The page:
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An argument for the existence of God

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Posted: July 10, 2014 11:22 a.m.
Updated: July 10, 2014 11:18 a.m.
An argument for the existence of God


        As demonstrated through popular media in the modern world, those who believe in religion are gaining a reputation as ignorant, irrational and superstitious. Popular belief would tell us it is much more reasonable to think that everything just came into existence by random chance, rather than being fastened together by a supreme being.
        If a person came across Michelangelo's sculpture of David in the middle of nowhere without knowing where it came from, would it be more reasonable to assume that the sculpture was the result of random weather patterns, or that there must have been a sculptor that created it? The odds of weather creating such a detailed and intricate sculpture seem so low as to be nonexistent. Yet the stubborn skeptic might insist that somewhere on some planet conditions might occur that could create such a thing.
        But what happens to the odds when that person comes across La Pieta? Could random events create two such different and unique statues on the same planet? Add to that Michelangelo's statues of Moses, The Risen Christ, Rachel and Leah, and The Rebellious and Dying Slaves. Could the stubborn skeptic continue to believe that random chance could create all these statues on the same planet? The random creation of millions of such statues all on the same planet somewhere in the universe would be the equivalent of what we have surrounding us in the natural world occurring just by chance.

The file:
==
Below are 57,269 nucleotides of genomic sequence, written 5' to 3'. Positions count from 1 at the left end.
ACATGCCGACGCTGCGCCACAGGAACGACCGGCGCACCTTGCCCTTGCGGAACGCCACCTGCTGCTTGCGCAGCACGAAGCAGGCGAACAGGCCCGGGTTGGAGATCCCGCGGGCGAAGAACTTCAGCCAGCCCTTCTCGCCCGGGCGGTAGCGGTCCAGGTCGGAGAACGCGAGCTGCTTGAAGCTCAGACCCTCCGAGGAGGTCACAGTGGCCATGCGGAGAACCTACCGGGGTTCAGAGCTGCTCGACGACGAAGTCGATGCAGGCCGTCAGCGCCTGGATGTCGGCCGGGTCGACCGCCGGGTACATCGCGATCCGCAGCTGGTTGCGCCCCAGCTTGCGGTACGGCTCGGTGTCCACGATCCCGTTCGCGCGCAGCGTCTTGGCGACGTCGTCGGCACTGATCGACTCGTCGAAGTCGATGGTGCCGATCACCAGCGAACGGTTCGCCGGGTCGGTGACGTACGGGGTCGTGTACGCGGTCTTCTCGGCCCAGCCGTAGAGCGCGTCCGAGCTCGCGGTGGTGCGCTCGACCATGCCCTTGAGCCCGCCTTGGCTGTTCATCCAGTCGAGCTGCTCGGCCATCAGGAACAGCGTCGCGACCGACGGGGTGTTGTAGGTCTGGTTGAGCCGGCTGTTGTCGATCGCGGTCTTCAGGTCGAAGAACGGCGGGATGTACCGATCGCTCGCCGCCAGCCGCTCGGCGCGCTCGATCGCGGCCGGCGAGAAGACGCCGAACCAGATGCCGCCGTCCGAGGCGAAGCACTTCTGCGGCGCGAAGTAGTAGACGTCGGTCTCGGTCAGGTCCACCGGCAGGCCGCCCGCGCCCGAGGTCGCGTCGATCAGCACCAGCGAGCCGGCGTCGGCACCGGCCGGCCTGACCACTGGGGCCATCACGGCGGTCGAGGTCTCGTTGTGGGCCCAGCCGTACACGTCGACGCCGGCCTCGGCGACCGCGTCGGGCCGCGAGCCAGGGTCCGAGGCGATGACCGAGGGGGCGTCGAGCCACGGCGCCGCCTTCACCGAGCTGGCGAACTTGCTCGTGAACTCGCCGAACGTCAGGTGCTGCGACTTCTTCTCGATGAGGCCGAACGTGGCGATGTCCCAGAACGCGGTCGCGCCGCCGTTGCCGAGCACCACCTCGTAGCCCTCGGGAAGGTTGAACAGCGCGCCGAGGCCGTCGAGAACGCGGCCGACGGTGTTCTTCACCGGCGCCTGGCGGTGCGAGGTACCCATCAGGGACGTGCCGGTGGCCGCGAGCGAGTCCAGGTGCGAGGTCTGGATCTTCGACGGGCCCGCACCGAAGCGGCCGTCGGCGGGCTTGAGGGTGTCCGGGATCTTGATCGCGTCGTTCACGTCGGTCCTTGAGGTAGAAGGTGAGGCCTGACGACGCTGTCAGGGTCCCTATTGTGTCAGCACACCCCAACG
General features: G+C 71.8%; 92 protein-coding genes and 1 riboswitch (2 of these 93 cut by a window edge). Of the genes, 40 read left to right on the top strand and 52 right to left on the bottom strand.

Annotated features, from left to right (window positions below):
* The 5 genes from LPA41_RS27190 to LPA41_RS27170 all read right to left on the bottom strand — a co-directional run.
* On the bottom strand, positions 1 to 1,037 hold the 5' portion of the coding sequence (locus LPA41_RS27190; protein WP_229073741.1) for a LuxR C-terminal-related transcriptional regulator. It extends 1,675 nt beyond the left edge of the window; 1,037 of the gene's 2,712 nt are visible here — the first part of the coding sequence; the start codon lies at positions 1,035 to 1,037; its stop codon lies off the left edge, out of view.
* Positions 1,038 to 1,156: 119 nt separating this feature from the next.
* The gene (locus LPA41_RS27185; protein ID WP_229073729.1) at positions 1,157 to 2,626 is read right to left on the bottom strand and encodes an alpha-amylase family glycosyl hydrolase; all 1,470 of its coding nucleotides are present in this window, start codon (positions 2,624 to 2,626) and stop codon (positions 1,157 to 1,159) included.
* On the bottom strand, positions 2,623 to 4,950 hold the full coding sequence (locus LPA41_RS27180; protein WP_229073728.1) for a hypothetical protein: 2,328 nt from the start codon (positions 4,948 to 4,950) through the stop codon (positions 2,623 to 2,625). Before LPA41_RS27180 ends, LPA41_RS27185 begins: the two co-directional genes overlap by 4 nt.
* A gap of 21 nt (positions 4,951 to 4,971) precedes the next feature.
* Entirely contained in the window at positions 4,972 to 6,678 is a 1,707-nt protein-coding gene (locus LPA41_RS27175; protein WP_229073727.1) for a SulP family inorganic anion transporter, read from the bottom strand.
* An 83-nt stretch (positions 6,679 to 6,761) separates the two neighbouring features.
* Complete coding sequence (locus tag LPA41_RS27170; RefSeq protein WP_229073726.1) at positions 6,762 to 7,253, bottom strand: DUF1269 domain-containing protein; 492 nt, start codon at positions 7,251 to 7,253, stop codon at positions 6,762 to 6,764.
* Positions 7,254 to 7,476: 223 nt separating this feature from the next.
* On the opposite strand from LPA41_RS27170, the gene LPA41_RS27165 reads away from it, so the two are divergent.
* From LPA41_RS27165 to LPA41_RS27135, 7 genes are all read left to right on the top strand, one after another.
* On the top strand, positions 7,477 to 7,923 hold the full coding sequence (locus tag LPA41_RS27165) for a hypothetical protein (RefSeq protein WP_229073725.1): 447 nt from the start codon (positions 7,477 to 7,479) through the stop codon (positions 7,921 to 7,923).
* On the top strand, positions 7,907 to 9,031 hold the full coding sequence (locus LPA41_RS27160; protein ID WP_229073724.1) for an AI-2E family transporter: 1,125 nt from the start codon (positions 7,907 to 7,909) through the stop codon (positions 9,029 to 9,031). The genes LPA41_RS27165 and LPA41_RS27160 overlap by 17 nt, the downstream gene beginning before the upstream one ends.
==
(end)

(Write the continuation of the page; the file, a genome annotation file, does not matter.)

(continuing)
By profession, I am an electrical engineer who designs communication systems. In my experience, it is difficult for an engineer to design even the simplest of self-sustaining systems, let alone complex communication systems. Would it not be ridiculous to believe that a cellphone came into existence through random events rather than through careful design by teams of highly trained engineers? And yet cellphones are child's play compared to the complexity of everything that surrounds us.
        Modern science teaches about the intricate balance that must exist on our planet to support life. Millions of different complex systems interact with and sustain each other in ways that boggle the mind.
In an infinite cycle, the oceans become clouds, the clouds become rain, the rain becomes rivers and streams that flow back to the oceans. The rain combined with sunlight allows plants to generate oxygen, that oxygen and water sustains animal life. Animals die and provide fertilizer that helps the plants grow. The earth contains a molten core that creates a magnetic field that protects all forms of life from harmful cosmic radiation.
        The immune system protects the body from sickness. When sickness or injury occurs, the body contains the ability to repair itself. The list goes on and on. It seems much more rational to believe that there is a designer of all of this complexity than to think that it all happened by chance.
        Even renowned scientists, like British physicist Sir Fred Hoyle, have recognized this. Of the notion of a creator, Hoyle said, "A common sense interpretation of the facts suggests that a superintellect has monkeyed with physics, as well as with chemistry and biology, and that there are no blind forces worth speaking about in nature. The numbers one calculates from the facts seem to me so overwhelming as to put this conclusion almost beyond question."
        The argument for the existence of God based on the incredible complexity of the natural systems that surround us is certainly not new, but that does not mean it is not persuasive. At the very most, the world that surrounds us argues loudly for the existence of a Creator. At the very least, it exonerates believers in a Creator from labels such as "ignorant," "irrational" or "superstitious."

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